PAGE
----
Last updated: June 26, 2017
The Snowshoe combines the pointed colors of the Siamese with the traditional Siamese and American Shorthair body type. They are a medium sized cat. Males typically weigh 9 – 12 pounds and females weigh 7 – 10 pounds. The body should be similar to that of the traditional Siamese, rather than the more angular and exotic modern Siamese. American Shorthair was added to the gene pool to help accomplish this although most outcrosses today are with Siamese or Oriental Shorthairs.
The body is moderately long but not as extreme as many oriental breeds and not delicate, though not cobby either. They are well-muscled and athletic cats with medium bone. The legs are long as is the tail.
The head is a broad, modified wedge that is as wide as it is long. The Snowshoes has high cheekbones with two distinct planes to the skull, separated by a slight stop at the nose bridge. The ears are of moderate size with a broad base and slightly rounded tips. They are set at the side and continue the modified wedge shape of the skull. The eyes are always blue although the shade of blue can vary. They are somewhat oval in shape and should be longer than wide.
The coat is short to medium-short in length. It is silky in texture and very soft. The coat lies close to the body and is smooth to the touch. It requires little to no grooming. They are a pointed cat. The color of points allowable depends on the registry although all allow blue and seal. Some allow lilac and chocolate and other point colors. They must have mittens and be bicolored with an inverted white “V” on the face. The desirable markings are very specific and the result of a combination of recessive genes, making them very difficult to achieve when trying to produce an ideal show cat. Kittens are born completely white and the point colors begin to develop at a few weeks of age.
There are some older photos of Victorian era Siamese with white mittens and these are thought to be the inspiration. A few had tried to re-create the breed before but none really had much success until Dorothy Hinds Daugherty, a Siamese breeder from Philadelphia, Pennsylvania. Daugherty had a litter of Siamese kittens in which three kittens had white mittens. Intrigued by the color pattern, she set out to try to create a breed around it.
Like others before her, Daugherty ultimately lost interest but before doing so she enlisted another breeder, Vikki Olander from Norfolk, Virginia. Olander took up the torch and maintained it even as interest in the new breed faded until she was the only known breeder of Snowshoes in the United States in 1977. After that though, interest picked up again and slowly but surely the breed began to gain ground again. Today, they remain relatively rare and elusive but there is a growing number of breeders around the world that have taken an interest in this uniquely marked breed. They are accepted by some but not all registries at this time.
For the most part, Snowshoes seem to be a relatively healthy breed and often live into their teen years. Because they are often outcrossed to Siamese and related breeds and also have these breeds heavily within their background, it is important to consider diseases that are common in these breeds as a possibility within the Snowshoe.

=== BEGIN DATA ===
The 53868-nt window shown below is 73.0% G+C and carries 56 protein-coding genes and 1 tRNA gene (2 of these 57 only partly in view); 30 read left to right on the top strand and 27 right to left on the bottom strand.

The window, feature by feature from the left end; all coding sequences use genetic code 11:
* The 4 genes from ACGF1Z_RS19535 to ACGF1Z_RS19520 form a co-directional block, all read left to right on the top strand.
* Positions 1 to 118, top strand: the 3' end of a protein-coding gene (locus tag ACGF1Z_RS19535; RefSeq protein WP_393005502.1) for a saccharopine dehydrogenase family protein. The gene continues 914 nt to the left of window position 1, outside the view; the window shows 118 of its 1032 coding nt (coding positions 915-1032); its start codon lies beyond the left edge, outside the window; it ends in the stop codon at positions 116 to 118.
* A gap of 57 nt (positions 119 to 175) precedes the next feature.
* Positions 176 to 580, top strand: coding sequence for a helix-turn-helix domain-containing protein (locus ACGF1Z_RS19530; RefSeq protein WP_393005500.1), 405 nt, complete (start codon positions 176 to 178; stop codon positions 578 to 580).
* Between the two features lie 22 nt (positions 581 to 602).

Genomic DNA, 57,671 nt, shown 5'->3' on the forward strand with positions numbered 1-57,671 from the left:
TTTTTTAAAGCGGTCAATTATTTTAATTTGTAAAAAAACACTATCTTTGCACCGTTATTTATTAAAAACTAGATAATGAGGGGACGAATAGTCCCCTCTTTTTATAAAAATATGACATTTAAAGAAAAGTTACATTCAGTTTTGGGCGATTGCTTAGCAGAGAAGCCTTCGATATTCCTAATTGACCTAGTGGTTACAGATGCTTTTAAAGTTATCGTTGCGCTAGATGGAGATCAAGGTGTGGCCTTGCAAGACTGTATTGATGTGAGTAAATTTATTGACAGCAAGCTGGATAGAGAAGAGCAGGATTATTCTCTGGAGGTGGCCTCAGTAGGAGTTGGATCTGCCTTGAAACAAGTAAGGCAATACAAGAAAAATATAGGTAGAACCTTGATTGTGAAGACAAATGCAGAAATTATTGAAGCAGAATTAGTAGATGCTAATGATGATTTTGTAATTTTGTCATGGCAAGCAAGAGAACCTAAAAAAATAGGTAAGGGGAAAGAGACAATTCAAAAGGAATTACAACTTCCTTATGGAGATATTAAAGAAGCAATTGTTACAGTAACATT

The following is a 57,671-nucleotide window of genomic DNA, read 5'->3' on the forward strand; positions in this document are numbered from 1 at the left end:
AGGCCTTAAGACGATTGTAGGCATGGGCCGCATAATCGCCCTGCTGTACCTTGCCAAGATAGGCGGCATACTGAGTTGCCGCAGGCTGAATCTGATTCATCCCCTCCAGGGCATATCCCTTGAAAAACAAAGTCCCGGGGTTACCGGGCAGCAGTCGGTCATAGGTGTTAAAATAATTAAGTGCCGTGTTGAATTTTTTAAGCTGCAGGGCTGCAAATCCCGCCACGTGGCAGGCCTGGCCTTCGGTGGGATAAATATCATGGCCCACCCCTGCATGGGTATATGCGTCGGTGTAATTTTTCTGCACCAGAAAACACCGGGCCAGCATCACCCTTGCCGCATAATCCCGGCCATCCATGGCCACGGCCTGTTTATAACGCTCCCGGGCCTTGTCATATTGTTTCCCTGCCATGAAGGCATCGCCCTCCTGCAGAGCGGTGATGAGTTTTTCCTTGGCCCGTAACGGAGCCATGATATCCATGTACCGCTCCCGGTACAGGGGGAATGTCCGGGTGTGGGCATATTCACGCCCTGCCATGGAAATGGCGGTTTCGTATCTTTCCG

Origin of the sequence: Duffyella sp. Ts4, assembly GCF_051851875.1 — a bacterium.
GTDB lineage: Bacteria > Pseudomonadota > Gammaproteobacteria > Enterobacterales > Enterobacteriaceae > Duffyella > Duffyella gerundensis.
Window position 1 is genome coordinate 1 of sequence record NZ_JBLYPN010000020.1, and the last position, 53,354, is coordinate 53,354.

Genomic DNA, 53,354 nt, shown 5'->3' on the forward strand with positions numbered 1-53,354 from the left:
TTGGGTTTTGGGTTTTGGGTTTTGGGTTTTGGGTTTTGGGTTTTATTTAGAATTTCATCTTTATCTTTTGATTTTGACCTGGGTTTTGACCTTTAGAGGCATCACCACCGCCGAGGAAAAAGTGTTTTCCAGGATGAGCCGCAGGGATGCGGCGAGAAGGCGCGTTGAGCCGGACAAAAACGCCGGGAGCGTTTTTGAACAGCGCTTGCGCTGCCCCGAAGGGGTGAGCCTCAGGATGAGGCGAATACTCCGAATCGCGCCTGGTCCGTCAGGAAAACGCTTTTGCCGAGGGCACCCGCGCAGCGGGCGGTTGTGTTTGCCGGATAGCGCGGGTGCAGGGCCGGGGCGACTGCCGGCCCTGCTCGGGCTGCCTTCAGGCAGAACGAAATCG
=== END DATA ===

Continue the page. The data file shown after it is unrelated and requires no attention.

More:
Common problems in Siamese cats include hepatic amyloidosis, nystagmus (crossed eyes), vestibular disorder, and hyperesthesia syndrome. Hepatic amyloidosis involves an accumulation of the enzyme amyloid in the liver. It will eventually cause liver failure and the death of affected cats. Crossed eyes may look funny but pose no real health hazard to your pet. Vestibular disorder involves a (usually) temporary loss of balance that results in an odd gait and tilted head. It generally resolves itself within a few weeks. Hyperesthesia syndrome is often associated with stress levels. It tends to result in a sensitivity to touch and some unusual behaviors that do not progress and can be minimized by maintaining a low stress environment for your pet. It should be emphasized that none of these disorders have been well documented in Snowshoes but that they may crop up as a result of the relationship between Snowshoes and Siamese cats.
The Snowshoe is often described as being a bit like a snowflake – each and every one is totally unique. Some describe them as being a combination of mystical aloofness with a touch of normal cat. For the most part, they are affectionate cats that bond tightly to their families and often to one particular member of the family in particular. They can be shy with strangers.
They do tend to be active and playful cats. They are quite intelligent and take a keen interest in their family’s activities. Expect them to want to be involved and have an opinion on matters. They can be vocal like their Siamese ancestors but have softer voices like their American Shorthair relatives.
They tend to like high places and are jumpers and climbers. They also enjoy playing with water and a few have been known to go for a swim in the tub. It is suggested that you have lots of toys and puzzles for them to keep them occupied.
Like many breeds related to the Siamese, Snowshoe cats do not well when left on their own for extended periods of time. They are sociable animals and need company. If the family will be away from home for an extended period of time during the day, it is advisable to ensure they have some company in the form of another cat or a cat friendly dog. They will thrive in a home where there is someone around all the time.
For those willing to wait for a kitten, they can be an excellent choice for a family pet. Playful and adaptable, they will do well in most homes provided that they have some company and are not left by themselves for extended periods of time on a regular basis.